Pressure on Apple to Drop Harmful Chemicals from iPhone Production
Published on: 10th Jun 2014
Note -- this news article is more than a year old.
Apple is facing increased pressure from a collection of environmental activists over its alleged used of harmful chemicals during the manufacturing process for its iPhone handsets.
A group of 80 organisations have jointly penned a letter to Apple's Vice President of Environmental Affairs Lisa Jackson, the former head of the U.S. Environmental Protection Agency (EPA), urging her to stop what they say is Apple's poisoning of Chinese workers.
The cost of changing manufacturing processes, the groups estimate, is less than $1 per device.
The groups are specifically calling on Jackson to use her influence to eliminate and replace all hazardous chemicals used in Apple's Chinese supplier factories with safe alternatives. According to the groups, this is particularly critical for benzene and other highly hazardous chemicals which can cause cancer, reproductive and neurological harm.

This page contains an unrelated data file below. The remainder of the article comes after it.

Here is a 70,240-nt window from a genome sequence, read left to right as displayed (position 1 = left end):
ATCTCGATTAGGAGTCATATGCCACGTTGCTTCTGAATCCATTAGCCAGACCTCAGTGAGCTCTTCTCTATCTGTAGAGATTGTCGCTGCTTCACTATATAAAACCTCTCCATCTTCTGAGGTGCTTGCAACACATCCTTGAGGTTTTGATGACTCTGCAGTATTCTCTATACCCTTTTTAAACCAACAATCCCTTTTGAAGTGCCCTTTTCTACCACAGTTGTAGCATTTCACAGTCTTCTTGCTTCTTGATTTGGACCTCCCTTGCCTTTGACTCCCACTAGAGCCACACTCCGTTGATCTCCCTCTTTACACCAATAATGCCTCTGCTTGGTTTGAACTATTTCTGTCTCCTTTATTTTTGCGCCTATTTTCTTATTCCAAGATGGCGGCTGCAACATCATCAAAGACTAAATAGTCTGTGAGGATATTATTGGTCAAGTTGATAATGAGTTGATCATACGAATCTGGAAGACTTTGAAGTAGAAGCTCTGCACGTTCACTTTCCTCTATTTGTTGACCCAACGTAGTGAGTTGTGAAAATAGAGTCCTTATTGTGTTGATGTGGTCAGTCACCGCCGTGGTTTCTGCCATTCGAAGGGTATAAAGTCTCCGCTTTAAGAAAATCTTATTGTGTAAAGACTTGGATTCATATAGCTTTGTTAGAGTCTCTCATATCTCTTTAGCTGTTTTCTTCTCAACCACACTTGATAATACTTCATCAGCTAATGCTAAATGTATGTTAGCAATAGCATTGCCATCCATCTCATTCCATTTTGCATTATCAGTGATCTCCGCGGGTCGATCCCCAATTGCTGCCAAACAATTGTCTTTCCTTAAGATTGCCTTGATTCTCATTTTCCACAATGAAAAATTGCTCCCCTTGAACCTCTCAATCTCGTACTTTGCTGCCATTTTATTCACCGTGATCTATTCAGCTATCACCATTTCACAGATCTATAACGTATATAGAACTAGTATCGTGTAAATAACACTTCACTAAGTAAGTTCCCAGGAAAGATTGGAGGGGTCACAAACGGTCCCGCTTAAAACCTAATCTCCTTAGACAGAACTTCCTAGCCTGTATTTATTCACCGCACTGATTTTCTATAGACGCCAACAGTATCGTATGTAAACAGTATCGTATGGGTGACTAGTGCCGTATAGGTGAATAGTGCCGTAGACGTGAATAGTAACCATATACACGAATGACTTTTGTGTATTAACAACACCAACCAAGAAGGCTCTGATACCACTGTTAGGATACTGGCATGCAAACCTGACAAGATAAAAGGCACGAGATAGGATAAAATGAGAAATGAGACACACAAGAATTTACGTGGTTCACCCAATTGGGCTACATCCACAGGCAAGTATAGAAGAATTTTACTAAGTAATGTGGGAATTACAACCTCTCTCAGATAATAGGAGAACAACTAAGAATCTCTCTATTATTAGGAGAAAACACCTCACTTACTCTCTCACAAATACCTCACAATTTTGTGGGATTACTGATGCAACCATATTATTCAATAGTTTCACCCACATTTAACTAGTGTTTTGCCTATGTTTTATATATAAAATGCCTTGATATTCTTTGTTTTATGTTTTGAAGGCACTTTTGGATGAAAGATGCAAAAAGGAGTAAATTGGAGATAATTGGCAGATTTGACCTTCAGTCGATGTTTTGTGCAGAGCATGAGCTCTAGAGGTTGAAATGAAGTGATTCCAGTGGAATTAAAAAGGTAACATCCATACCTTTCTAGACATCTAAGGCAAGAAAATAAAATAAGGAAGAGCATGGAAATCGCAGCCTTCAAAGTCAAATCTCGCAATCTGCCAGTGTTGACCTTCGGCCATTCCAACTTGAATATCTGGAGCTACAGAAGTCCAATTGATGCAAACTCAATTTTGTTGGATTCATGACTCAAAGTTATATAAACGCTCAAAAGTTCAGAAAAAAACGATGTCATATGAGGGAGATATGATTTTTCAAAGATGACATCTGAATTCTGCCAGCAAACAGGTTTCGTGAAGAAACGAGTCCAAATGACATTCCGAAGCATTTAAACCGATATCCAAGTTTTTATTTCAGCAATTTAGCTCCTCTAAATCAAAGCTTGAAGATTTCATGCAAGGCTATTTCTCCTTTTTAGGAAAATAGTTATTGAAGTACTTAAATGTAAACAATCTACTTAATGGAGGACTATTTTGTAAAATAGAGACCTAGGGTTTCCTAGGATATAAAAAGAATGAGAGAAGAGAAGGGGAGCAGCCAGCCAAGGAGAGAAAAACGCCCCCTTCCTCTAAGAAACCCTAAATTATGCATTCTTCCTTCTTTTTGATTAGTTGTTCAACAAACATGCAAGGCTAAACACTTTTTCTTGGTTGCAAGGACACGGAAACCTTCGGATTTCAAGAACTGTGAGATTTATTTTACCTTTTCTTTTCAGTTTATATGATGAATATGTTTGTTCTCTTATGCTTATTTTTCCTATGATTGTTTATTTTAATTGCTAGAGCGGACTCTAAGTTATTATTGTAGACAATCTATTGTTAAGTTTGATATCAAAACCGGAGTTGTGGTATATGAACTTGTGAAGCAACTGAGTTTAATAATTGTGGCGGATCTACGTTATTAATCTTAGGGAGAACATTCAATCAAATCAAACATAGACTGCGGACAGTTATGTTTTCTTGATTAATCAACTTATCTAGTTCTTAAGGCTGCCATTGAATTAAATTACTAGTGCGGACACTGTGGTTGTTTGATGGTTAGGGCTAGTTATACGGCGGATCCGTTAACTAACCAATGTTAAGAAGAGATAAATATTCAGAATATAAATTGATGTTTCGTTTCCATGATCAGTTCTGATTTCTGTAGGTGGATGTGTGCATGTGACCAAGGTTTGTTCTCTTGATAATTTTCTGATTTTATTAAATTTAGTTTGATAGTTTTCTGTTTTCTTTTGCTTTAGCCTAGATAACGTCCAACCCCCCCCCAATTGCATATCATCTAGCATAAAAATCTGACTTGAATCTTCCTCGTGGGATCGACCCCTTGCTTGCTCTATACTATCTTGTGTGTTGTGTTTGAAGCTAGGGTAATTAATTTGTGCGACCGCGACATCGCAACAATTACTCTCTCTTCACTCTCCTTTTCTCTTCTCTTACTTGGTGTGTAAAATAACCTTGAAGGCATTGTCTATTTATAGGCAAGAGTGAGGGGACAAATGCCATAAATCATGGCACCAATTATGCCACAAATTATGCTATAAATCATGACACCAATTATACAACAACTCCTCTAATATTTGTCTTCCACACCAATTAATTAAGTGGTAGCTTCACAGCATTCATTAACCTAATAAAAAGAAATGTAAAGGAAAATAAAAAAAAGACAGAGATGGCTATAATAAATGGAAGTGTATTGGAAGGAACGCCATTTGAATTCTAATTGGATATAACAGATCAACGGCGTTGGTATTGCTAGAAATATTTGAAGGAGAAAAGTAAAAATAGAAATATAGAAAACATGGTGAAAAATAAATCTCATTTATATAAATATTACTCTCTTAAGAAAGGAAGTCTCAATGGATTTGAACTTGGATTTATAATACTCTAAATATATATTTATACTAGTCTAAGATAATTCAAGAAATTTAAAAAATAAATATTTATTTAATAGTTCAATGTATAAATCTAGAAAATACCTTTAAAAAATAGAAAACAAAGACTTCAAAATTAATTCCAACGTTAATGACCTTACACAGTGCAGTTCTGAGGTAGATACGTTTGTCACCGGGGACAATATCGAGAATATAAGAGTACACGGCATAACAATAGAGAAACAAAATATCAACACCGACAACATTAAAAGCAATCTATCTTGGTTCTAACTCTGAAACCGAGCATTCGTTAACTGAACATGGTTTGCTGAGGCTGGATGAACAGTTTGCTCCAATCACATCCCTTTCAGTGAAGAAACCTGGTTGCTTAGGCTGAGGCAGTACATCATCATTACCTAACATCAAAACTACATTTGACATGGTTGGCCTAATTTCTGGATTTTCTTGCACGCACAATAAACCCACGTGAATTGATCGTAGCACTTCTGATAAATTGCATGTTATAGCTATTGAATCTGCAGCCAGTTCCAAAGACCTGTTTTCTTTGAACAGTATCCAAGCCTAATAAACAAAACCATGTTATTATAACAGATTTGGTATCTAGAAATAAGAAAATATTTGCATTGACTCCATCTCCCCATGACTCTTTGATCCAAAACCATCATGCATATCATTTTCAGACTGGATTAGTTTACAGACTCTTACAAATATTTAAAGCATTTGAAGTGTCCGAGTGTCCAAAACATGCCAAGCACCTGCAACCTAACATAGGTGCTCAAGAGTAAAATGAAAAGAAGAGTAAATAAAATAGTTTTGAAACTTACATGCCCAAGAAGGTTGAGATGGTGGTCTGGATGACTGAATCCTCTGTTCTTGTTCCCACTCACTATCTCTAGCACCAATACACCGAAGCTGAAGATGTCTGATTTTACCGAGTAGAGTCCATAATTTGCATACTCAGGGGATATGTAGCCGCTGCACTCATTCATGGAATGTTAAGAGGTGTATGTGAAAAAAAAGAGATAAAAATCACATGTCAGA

At the EPA, Jackson monitored benzene levels in the water and air to ensure no one was exposed to dangerous levels of this known human carcinogen. According to the groups, Apple's workers could be exposed to more than three times the amount of hazardous chemicals legally permissible in the USA.
"As a global technology leader, Apple can and should be the first consumer electronics company to implement reforms to protect workers from hazardous chemicals," said Elizabeth O'Connell, campaigns director for Green America. "Apple has the financial resources to make these changes and the global leadership to make it count. Apple is not alone in these offenses, but its leadership is needed to make worker health and safety reforms a broader priority within the technology industry."
Apple does not disclose a full list of the chemicals used in production, but two chemicals thought to be used and of immediate concern include benzene and n-hexane, both of which have been linked to worker illness in Apple supplier factories.